Naveen Senthamilselvan – Easing Millennials’ Financial Anxieties Through Building Financial Resilience

Small Business Canada

Senior Manager, Wealth Management, Meridian

CanadianSME sat down with Naveen Senthamilselvan, Senior Manager, Wealth Management, Meridian, earlier this year to talk about the survey conducted by Meridian regarding millennials’ financial anxieties and stress as well as the reason behind such stress. We have also discussed what led Naveen to conduct such a survey and his tips and strategies to help overcome this and build financial resilience. So, for some fundamental advice and tactics to assist millennials to overcome their financial anxieties and acquiring confidence, this interview with Naveen Senthamilselvan was a game-changer. Together, we explore his vision of our new era ahead.


What was the motivation behind Meridian conducting the new survey about Millennials suffering from underlying financial anxiety?

Meridian does a lot of work with Millennials – they are an important demographic. We conducted this survey to deepen our understanding of them and their relationships with money. With this deep dive into their mindset, we can better support their needs based on what they have told us with an end goal to work together to help build financial resilience.


Can you provide some keen insights on the uniquely Canadian survey results? And what is the exact reason behind this?

Surprisingly 56% of Millennials say they learned to save and set financial goals growing up and 79% said they felt knowledgeable about finances when they left home. More than half (51%) say they still deal with leftover money anxiety from childhood. Although Millennials have healthy money values and beliefs, 58% of Millennials rate their money knowledge as a medium to low and the vast majority (73%) don’t work with an advisor and instead go it alone when it comes to financial planning and investments.

This data shows us that the strong interest, proactivity and self-efficacy around finances that Millennials have means they are attracted to self-directed investing apps and experimentation. This open and engaged approach can be very beneficial when it comes to lifelong financial learning. On the other hand, given Millennials’ financial values of transparency, collaboration and partnership, it’s interesting that more Millennials aren’t reaching out to talk through their financial goals with an advisor who may also help ease financial anxieties by providing an independent perspective on their financial goals, plans and accomplishments.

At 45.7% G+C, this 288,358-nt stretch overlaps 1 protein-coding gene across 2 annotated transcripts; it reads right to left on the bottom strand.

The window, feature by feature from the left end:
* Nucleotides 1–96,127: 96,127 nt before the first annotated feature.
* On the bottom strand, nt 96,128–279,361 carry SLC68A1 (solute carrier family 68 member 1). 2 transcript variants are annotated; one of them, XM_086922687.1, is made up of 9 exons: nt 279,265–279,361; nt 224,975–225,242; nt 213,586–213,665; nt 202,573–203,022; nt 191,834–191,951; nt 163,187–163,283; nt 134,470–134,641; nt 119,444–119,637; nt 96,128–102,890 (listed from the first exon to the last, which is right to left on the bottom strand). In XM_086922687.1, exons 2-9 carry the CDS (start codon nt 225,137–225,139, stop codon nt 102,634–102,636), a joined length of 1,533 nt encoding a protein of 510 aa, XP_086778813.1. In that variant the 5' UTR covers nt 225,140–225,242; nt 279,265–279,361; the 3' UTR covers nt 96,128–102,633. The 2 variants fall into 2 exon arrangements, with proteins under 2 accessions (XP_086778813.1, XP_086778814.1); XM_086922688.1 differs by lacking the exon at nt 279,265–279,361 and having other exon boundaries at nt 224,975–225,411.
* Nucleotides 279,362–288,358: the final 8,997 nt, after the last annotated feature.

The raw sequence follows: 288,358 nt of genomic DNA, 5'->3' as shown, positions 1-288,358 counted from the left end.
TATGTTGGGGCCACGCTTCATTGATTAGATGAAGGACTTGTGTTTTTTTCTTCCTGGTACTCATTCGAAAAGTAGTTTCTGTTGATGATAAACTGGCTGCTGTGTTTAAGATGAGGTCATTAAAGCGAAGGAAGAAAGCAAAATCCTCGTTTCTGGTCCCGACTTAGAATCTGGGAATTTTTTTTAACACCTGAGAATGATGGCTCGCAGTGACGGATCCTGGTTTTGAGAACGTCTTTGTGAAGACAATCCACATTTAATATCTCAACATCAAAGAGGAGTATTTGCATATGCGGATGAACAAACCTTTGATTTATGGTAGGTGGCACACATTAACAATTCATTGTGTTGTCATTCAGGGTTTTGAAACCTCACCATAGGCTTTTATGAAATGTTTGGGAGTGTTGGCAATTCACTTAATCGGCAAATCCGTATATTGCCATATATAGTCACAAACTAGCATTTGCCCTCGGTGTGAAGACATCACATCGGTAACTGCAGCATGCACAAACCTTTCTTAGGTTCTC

Naveen Senthamilselvan – Easing Millennials’ Financial Anxieties Through Building Financial Resilience Click To Tweet

Do you know any strategies to help Millennials become more comfortable with their finances?

In general, the survey shows that Millennials may feel intimidated to reach out for financial support and advice. They may not see how it’s possible to blend self-directed investing and apps with an independent professional perspective. The best strategy would be to continue to encourage Millennials to talk openly about their financial questions & concerns so they can feel confident and curious enough to reach out for support. To help support that process and make you comfortable with your finances, we would suggest speaking with an advisor and talking through your goals


Based on your research and personal experience, what is the most important factor in overcoming money stress?

First, you must identify what is causing your money stress to come up with a solution. Our survey results suggest there is a combination of factors leading to money stress & anxiety:

  • 51% of Millennials say they battle lingering money anxiety from childhood.
  • More than 30% (the highest of all generations) say their parents were always worried about money.
  • 20% (highest of all generations) say money caused tensions and arguments growing up.

There is a common feeling amongst Millennials that they have to “go it alone.” They worry that they don’t have enough money to access support and the perspective of financial advisors when it comes to assessing their finances and working toward goals.

The best thing you can do to overcome money stress is to identify the problem/cause of your money stress and address it head-on (whether that be on your own or with the help of an advisor).


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What are some key pieces of advice you would give to someone looking to become financially successful in this generation?

A piece of advice I’d offer would be to utilize some of the tools you have at your disposal. For example, there are lots of online self-directed financial & investing apps available to all. I’d recommend accessing some of our free Meridian resources that can help you assess how you’re doing, and how you can improve.

I would also suggest working with a wealth advisor you trust. They can help you gain the confidence and traction to start rebuilding your relationship with money.

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